A Month in Siena by Hisham Matar | Book Review

“I found something in Siena, for which I am yet to have a description, but for which I have been searching, and it came (…) at that strange meeting point of two contradictory events – the bright achievement of having finished a book and the dark maturation of the likelihood, inescapable now, that I will have to live the rest of my days without ever knowing what happened to my father, how or when he died or where his remains may be.”

“Then we sat in silence that seemed touched by an oblique sort of sadness, as though time itself were a burden that had to be carried doubtfully and with a quiet show of regret in case fate might decide to double the load. We said goodbye” 

A Month in Siena by the American-Libyan author, Hisham Matar explores the relation between life and art. It is also a meditation full of beautiful observations on grief, loss, solitude, belonging, linguistic identity, friendships as well as our relationship with our fathers. The book is full of references to art, music, and literature (Ibn Battuta, Montaigne, Camus, Ibn Khaldun). Art here constitutes a refuge for one’s emotions and the way one can connect with the oneself. Siena as a city offers “that unobservable emptiness” that many might have sought for many years.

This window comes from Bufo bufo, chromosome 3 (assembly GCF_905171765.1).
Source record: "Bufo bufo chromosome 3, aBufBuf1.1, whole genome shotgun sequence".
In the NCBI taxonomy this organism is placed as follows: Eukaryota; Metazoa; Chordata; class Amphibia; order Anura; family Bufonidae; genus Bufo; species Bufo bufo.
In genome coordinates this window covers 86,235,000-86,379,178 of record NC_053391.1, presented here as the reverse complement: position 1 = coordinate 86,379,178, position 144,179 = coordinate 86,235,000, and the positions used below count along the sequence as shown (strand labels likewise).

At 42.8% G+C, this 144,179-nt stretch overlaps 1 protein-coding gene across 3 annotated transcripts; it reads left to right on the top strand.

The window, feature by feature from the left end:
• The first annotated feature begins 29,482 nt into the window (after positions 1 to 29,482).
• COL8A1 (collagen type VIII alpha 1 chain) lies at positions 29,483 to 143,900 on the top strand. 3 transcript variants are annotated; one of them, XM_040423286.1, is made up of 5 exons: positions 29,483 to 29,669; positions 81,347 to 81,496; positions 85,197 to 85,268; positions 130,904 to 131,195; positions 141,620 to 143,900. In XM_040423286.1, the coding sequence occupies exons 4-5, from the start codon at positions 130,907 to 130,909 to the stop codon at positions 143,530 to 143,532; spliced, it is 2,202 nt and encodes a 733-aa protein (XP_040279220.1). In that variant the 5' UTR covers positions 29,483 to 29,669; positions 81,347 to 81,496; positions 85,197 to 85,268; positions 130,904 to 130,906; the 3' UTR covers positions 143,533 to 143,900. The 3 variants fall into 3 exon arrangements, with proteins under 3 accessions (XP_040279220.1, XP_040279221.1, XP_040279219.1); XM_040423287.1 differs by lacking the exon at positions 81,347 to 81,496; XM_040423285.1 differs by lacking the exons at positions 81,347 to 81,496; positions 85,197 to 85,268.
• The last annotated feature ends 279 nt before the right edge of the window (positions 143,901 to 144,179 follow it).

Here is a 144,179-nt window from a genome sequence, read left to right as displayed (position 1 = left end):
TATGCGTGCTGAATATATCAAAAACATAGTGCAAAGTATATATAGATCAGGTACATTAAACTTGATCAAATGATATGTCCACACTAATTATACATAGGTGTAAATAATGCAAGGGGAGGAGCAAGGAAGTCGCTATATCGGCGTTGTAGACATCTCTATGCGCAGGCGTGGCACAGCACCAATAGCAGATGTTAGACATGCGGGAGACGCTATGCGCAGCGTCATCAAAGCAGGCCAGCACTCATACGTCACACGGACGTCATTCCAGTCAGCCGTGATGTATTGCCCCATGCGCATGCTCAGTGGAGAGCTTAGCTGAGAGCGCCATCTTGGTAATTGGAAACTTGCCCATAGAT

A 𝐌𝐨𝐧𝐭𝐡 𝐢𝐧 𝐒𝐢𝐞𝐧𝐚 is a short, gentle read, with accompanying illustrations that Matar reflects on. I highly recommend this book so that you can join Hisham Matar on one of his daily walks and visits to the museums and look at the medieval paintings. While Siena and its art offered solace to this sensitive writer in a time of the great sadness, then his book is incredibly soul soothing for the reader and brings up calmness, even to the most cynical heart.